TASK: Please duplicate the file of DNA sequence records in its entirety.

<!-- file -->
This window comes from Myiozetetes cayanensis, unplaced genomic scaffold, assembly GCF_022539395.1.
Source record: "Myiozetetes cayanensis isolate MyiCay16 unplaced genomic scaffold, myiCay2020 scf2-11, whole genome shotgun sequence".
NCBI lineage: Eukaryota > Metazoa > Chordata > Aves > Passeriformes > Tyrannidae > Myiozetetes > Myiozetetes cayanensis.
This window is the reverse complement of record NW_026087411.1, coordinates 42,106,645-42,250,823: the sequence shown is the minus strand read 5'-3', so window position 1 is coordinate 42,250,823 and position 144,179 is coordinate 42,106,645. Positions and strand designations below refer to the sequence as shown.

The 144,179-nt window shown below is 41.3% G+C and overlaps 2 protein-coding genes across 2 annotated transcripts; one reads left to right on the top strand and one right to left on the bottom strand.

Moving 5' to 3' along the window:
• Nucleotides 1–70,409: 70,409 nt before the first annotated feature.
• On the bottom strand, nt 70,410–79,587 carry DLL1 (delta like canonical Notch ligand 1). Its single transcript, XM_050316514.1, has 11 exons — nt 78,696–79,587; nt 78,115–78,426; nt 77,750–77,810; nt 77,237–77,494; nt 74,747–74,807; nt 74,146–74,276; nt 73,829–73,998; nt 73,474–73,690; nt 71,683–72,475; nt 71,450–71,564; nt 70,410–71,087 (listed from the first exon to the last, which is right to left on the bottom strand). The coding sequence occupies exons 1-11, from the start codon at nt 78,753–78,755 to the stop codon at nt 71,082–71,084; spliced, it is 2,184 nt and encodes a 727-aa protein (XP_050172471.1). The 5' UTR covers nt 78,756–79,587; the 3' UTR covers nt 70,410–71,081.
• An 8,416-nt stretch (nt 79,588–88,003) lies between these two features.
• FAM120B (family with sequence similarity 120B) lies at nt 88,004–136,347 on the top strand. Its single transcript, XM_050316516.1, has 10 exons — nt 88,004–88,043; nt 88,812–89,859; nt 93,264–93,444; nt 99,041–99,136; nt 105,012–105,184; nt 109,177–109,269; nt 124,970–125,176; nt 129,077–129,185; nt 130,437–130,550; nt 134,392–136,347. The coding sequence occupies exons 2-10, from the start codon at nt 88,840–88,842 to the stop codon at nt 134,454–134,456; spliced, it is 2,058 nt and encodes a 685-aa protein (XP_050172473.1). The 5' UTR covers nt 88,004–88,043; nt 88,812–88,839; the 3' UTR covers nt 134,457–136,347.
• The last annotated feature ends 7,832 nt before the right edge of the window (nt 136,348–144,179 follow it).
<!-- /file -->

This window comes from Myiozetetes cayanensis, unplaced genomic scaffold, assembly GCF_022539395.1.
Source record: "Myiozetetes cayanensis isolate MyiCay16 unplaced genomic scaffold, myiCay2020 scf2-11, whole genome shotgun sequence".
NCBI lineage: Eukaryota > Metazoa > Chordata > Aves > Passeriformes > Tyrannidae > Myiozetetes > Myiozetetes cayanensis.
This window is the reverse complement of record NW_026087411.1, coordinates 42,106,645-42,250,823: the sequence shown is the minus strand read 5'-3', so window position 1 is coordinate 42,250,823 and position 144,179 is coordinate 42,106,645. Positions and strand designations below refer to the sequence as shown.

The 144,179-nt window shown below is 41.3% G+C and overlaps 2 protein-coding genes across 2 annotated transcripts; one reads left to right on the top strand and one right to left on the bottom strand.

Moving 5' to 3' along the window:
• Nucleotides 1–70,409: 70,409 nt before the first annotated feature.
• On the bottom strand, nt 70,410–79,587 carry DLL1 (delta like canonical Notch ligand 1). Its single transcript, XM_050316514.1, has 11 exons — nt 78,696–79,587; nt 78,115–78,426; nt 77,750–77,810; nt 77,237–77,494; nt 74,747–74,807; nt 74,146–74,276; nt 73,829–73,998; nt 73,474–73,690; nt 71,683–72,475; nt 71,450–71,564; nt 70,410–71,087 (listed from the first exon to the last, which is right to left on the bottom strand). The coding sequence occupies exons 1-11, from the start codon at nt 78,753–78,755 to the stop codon at nt 71,082–71,084; spliced, it is 2,184 nt and encodes a 727-aa protein (XP_050172471.1). The 5' UTR covers nt 78,756–79,587; the 3' UTR covers nt 70,410–71,081.
• An 8,416-nt stretch (nt 79,588–88,003) lies between these two features.
• FAM120B (family with sequence similarity 120B) lies at nt 88,004–136,347 on the top strand. Its single transcript, XM_050316516.1, has 10 exons — nt 88,004–88,043; nt 88,812–89,859; nt 93,264–93,444; nt 99,041–99,136; nt 105,012–105,184; nt 109,177–109,269; nt 124,970–125,176; nt 129,077–129,185; nt 130,437–130,550; nt 134,392–136,347. The coding sequence occupies exons 2-10, from the start codon at nt 88,840–88,842 to the stop codon at nt 134,454–134,456; spliced, it is 2,058 nt and encodes a 685-aa protein (XP_050172473.1). The 5' UTR covers nt 88,004–88,043; nt 88,812–88,839; the 3' UTR covers nt 134,457–136,347.
• The last annotated feature ends 7,832 nt before the right edge of the window (nt 136,348–144,179 follow it).